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UK post-Brexit trade rises as NI talks hang in balance

·Contributor
·4-min read
According to figures from the Office for National Statistics (ONS) on Friday, imports from outside the EU hit an all-time high of £20.1bn worth of goods during the month, the most since records began in January 1997. Photo: Peter Cziborra/Reuters
According to figures from the Office for National Statistics (ONS) on Friday, imports from outside the EU hit an all-time high of £20.1bn worth of goods during the month, the most since records began in January 1997. Photo: Peter Cziborra/Reuters

The UK’s trade deficit narrowed in April with record imports from outside the EU and a recovery in business with the European Union (EU) as lockdown restrictions eased across Britain.

According to figures from the Office for National Statistics (ONS) on Friday, imports from outside the EU hit an all-time high of £20.1bn ($28.5bn) worth of goods during the month, the most since records began in January 1997.

Imports from the bloc rose slightly on the month, however, this still remained below pre-Brexit levels.

The total trade balance narrowed to a £935m deficit from March’s deficit of £1.97bn, while the goods trade deficit also contracted from £11.7bn to £10.9bn.

Exports to the bloc stood at £12.9bn, almost 10% higher than September last year and up from £12.7bn in March, shaking off disruptions following Britain’s exit from the EU.

But this was still around 9% lower than 2019’s pre-pandemic levels and below the £13.6bn posted for December 2020 which was boosted by stockpiling before the UK left the EU on December 31.

“That is a disappointing performance, given the boom in global trade flows,” said Samuel Tombs, chief UK economist at consultancy Pantheon Macroeconomics. “UK exporters have lost market share.”

Read more: EU threatens trade war after Brexit talks fail to break deadlock

EU imports to the UK came in at £18.4bn in April, up from March's £17.8bn. However, this was again lower than the December 2020 level of £22.7bn. April's figure was also 18% below the 2019 average.

The ONS said on Friday: “Trade with non-EU countries continues to be higher than with EU countries in both imports and exports. However, with the ongoing coronavirus pandemic and recession, it is too early to assess the extent to which this reflects short-term trade disruption or longer-term supply chain adjustments.”

Exports of iron and steel boosted the latest data, delivering a 2% gain in merchandise exports to the EU in the month. Palladium imports also soared to meet demand from a recovering car industry which has been hit with a global semiconductor shortage.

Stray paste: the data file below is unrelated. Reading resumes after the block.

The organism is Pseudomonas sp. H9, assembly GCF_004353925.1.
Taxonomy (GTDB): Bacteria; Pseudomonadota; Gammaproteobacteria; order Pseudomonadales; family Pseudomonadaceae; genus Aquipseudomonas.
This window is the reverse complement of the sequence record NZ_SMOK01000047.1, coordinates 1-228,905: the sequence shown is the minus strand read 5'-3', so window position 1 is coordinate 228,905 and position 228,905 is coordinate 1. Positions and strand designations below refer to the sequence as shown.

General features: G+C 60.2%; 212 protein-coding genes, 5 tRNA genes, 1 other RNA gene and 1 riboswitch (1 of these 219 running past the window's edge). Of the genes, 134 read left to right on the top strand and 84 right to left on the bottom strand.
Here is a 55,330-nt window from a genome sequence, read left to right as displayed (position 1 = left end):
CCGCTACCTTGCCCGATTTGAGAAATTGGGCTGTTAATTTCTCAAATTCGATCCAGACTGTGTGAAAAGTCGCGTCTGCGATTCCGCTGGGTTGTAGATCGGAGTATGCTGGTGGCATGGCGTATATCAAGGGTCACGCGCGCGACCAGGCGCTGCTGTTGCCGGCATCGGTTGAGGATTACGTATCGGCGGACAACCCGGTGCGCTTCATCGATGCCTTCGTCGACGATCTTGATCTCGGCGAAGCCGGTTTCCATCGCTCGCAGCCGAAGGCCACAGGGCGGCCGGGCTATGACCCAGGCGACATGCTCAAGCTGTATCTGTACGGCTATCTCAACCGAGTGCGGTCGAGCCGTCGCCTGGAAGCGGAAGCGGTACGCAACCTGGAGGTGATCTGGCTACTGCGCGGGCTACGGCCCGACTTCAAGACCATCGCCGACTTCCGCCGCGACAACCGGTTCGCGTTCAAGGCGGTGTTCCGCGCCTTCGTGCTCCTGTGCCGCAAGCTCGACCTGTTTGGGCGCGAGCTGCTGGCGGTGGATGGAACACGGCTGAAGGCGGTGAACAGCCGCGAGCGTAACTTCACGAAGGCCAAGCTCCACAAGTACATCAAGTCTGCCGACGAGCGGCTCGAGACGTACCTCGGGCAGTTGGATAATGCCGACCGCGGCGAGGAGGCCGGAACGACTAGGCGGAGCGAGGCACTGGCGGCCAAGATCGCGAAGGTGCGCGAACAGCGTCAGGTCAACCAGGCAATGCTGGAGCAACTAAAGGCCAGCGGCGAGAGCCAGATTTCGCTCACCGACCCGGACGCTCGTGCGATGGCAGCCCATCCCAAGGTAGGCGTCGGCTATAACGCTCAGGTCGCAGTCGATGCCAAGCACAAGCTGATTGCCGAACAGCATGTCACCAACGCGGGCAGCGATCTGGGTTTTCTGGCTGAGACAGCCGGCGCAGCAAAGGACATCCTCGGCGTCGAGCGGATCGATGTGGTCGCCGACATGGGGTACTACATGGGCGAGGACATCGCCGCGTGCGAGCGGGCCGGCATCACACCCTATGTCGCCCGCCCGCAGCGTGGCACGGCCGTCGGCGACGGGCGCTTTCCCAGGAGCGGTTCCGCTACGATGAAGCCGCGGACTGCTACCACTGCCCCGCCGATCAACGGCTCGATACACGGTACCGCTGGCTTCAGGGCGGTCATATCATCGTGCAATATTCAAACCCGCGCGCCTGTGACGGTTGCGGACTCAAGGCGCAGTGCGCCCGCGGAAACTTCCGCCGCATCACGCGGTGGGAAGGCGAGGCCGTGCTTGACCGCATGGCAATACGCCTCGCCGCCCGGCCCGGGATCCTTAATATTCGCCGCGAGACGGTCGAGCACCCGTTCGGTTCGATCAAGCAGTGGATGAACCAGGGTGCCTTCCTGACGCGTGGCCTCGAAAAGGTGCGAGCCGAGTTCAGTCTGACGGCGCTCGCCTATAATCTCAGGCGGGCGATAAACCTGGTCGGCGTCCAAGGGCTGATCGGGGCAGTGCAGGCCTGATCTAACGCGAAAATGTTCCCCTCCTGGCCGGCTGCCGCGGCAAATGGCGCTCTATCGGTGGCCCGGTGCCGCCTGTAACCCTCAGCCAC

Danni Hewson, AJ Bell finance analyst, said: “The latest trade figures pose a number of questions but the biggest is - have our trading patterns changed forever following Brexit or are we just seeing the short-term effects of stockpiling and supply chain adjustments? What’s clear from the latest figures is that in April the UK was doing more trade with non-EU countries than with EU countries.

“The pandemic has almost certainly played a huge part. Lockdowns and travel restrictions have affected supply and demand, and this is always a picture full of moving parts.

Watch: 'America's back': Can post-Brexit Britain win over Joe Biden?

Insurance company Euler Hermes estimates that Germany will export goods for around $320bn (£226bn) more than it did last year, with China and the US doing more still, while the UK will only export additional goods for around $16bn dollars, putting it on par with Saudi Arabia and behind Turkey, South Africa and Vietnam.

It comes as the UK and EU are in negotiations about the post-Brexit Northern Ireland Protocol.

European Commission vice-president Maros Sefcovic said talks were at a “crossroads” as pressure rises to agree on a deal to avoid a potential trade war, or unionist anger in Northern Ireland.

Britain is asking for the EU to take a less bureaucratic interpretation of the Northern Ireland Protocol to ensure the free flow of goods within the UK, while Brussels is concerned about goods entering its single market without meeting the proper requirements.

“The problem we’ve got is the protocol is being implemented in a way which is causing disruption in Northern Ireland and we had some pretty frank and honest discussions about that situation,” UK-EU minister David Frost said on Thursday.

“There weren’t any breakthroughs. There aren’t any breakdowns either and we’re going to carry on talking.”

Watch: Raab says 'ball is very much in the EU's court' after Macron raises heat in Northern Ireland protocol row

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